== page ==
Written by Nathi Zamisa, MA student in Social and Political Thought
For the last decade, the Executive Director of the Cornell Industrial and Labour Relations School’s Climate Jobs Institute, Dr. Lara Skinner, has been working to launch union-led climate jobs coalitions. Together with labour unions, elected leaders, environmental groups, and industry experts, she has worked in states like Texas, Illinois, New York, and Rhode Island to transform the way labour engages with equity and climate justice.
Her presentation at the Global Labour Research Centre’s 2023 John Eleen Annual Lecture in Global Labour, “Labour and the Climate Crisis: Developing a Worker- and Equity-Centred Clean Energy Economy,” taught us how union-led coalitions contribute to climate justice.
The United States’ (U.S.) Inflation Reduction Act, 2022 calls for an injection of $370 billion to accelerate the transition to a clean energy economy. The U.S. Environmental Protection Agency calls this the “most significant climate legislation in U.S. history.” This is an opportunity to create scalable projects that create well-paying and unionized climate jobs, for racialized and frontline communities impacted by climate change and historical inequities. But the move from policy to practice, or in Dr. Skinner's words, the move “from ambition to action,” requires a massive update of American infrastructure and of the US economy.
“Let’s talk about why this is a challenge,” proposes Dr. Skinner. First, unionization rates in fossil fuels industries are twice as high as those in renewables energies. Second, green energy jobs are not paying well when compared to similar jobs in fossil fuels industries. Third, frontline communities hit hard by climate change and historically marginalized communities face significant barriers to accessing clean energy jobs.
In meeting the challenge, Dr. Skinner’s New York Climate Jobs Program developed climate, energy, and labour market analyses for cities and states. The aim was to identify challenges and opportunities for a green energy jobs transition. Quickly, the Program moved from research to policy advocacy and to training, and education on how to maximize emissions reductions and create new union jobs. The program’s ‘labour-only’ grounded approach relied on “building trades and energy unions working in these coalitions.” This is because, Dr. Skinner explains, “unions already have tremendous experience and expertise in making this transition”.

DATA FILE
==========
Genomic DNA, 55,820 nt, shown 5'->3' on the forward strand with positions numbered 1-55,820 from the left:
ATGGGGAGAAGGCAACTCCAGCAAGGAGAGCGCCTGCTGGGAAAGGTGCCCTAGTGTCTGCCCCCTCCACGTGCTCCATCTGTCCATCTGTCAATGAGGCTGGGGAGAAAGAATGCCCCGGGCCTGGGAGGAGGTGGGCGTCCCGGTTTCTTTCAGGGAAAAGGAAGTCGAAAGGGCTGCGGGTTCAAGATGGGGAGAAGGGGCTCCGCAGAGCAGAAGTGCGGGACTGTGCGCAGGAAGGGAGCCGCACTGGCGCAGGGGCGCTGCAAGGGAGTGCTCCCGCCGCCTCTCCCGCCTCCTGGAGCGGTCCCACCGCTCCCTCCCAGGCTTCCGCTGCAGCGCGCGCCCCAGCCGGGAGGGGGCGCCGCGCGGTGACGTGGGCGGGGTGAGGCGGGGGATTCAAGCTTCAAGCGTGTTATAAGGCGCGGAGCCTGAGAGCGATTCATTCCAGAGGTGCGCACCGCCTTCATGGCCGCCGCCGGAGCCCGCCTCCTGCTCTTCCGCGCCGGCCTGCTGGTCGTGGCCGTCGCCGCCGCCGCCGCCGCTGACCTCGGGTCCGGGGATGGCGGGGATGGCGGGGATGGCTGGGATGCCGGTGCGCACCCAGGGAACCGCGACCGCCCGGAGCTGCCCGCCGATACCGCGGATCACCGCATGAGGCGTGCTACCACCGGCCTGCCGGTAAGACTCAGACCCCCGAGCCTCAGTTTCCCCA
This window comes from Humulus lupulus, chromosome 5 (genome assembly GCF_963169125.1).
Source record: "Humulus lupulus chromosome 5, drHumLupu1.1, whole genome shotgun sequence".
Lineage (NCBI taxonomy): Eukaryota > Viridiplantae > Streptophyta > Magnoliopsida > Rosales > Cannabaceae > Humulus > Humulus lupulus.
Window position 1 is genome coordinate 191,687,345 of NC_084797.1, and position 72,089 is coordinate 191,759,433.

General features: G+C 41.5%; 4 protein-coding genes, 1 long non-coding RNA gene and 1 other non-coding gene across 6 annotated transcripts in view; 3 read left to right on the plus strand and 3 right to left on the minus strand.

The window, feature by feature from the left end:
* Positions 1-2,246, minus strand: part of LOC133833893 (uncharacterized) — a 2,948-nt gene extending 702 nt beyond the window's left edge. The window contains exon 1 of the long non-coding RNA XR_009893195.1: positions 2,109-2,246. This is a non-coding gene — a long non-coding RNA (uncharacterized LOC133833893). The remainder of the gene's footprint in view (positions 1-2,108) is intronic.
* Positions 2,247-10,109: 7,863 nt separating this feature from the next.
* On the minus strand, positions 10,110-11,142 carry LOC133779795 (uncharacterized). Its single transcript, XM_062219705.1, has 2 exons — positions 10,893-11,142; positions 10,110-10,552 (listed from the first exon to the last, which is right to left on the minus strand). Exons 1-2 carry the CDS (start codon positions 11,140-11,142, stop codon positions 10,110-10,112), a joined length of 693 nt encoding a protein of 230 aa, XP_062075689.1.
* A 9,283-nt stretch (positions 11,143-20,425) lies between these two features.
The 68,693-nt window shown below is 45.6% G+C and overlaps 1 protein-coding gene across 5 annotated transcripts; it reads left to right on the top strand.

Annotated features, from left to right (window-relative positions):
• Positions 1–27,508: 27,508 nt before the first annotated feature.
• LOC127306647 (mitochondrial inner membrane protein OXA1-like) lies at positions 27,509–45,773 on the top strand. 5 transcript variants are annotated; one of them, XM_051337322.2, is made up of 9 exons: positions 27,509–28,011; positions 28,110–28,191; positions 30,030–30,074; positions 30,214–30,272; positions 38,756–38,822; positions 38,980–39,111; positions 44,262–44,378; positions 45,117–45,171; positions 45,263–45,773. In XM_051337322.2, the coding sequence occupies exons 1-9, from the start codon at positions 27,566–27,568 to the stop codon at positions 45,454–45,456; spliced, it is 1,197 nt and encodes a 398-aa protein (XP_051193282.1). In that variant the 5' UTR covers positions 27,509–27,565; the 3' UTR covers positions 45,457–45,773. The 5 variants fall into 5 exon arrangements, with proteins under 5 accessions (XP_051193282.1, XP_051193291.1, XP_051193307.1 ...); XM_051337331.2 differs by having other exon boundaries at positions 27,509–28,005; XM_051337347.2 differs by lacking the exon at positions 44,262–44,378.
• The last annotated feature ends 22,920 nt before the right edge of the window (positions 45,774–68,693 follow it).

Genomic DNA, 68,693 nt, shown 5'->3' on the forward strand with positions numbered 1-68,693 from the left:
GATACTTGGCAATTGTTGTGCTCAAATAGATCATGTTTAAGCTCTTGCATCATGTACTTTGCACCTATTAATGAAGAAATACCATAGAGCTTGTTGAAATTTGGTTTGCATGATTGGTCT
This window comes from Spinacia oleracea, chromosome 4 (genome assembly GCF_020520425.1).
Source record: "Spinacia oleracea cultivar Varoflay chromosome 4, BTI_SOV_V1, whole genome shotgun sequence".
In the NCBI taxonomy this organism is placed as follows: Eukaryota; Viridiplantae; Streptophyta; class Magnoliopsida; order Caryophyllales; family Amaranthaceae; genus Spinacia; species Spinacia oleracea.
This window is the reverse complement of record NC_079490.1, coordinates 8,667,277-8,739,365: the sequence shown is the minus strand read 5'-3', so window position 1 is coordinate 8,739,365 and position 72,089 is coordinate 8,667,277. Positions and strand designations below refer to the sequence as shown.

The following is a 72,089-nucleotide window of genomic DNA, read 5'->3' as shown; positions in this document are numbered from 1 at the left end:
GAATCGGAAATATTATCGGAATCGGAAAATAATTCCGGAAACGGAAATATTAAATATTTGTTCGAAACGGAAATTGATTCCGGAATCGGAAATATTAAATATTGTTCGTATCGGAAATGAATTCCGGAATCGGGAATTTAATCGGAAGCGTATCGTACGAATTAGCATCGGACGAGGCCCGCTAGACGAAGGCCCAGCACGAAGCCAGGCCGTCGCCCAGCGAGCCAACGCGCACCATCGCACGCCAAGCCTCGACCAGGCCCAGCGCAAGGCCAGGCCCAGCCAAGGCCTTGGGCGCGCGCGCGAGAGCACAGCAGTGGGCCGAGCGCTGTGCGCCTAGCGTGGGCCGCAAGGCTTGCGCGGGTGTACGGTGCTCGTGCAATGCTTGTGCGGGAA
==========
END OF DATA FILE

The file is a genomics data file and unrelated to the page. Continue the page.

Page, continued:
The result? Think equity-based, well-paying green jobs led by unions, Dr. Skinner suggests, working to develop science-based solutions to climate change and designed to help labour and climate movements navigate the transition to a clean energy economy.
The Program’s success laid a foundation for the Climate Jobs National Research Centre. The Centre focusses on forward-looking proposals to identify what needs to be built to realize a green energy transition, all while working to ensure the active participation of unions, equity-deserving groups, and frontline community members in developing a plan. From there, Dr. Skinner says that “unions formed their own coalition, Climate Jobs New York, and they ran a campaign promoting offshore wind” using the Climate Jobs Institute’s proposal. In response, New York committed to securing 50% of its power from offshore wind, and to setting wage requirements for wind and solar projects above one megawatt.